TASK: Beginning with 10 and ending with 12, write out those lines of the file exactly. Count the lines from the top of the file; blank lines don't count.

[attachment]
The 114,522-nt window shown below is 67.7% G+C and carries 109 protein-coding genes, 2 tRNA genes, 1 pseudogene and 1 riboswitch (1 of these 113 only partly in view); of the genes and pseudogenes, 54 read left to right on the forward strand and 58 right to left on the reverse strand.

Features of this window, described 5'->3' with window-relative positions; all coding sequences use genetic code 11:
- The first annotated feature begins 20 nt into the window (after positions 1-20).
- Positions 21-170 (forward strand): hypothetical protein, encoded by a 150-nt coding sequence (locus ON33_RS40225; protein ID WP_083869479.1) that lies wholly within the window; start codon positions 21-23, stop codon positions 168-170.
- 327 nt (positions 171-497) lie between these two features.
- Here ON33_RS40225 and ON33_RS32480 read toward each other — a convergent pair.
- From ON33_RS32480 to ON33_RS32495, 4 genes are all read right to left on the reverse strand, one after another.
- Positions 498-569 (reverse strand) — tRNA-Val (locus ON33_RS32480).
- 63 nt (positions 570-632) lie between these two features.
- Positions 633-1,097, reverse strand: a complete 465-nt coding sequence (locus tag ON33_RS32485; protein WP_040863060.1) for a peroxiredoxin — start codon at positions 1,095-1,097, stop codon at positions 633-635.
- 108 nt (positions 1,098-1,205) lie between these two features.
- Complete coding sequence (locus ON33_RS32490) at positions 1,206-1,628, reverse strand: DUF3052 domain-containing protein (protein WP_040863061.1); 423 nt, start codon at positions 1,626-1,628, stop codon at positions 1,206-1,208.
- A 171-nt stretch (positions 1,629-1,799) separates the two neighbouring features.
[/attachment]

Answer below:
- Positions 633-1,097, reverse strand: a complete 465-nt coding sequence (locus tag ON33_RS32485; protein WP_040863060.1) for a peroxiredoxin — start codon at positions 1,095-1,097, stop codon at positions 633-635.
- 108 nt (positions 1,098-1,205) lie between these two features.
- Complete coding sequence (locus ON33_RS32490) at positions 1,206-1,628, reverse strand: DUF3052 domain-containing protein (protein WP_040863061.1); 423 nt, start codon at positions 1,626-1,628, stop codon at positions 1,206-1,208.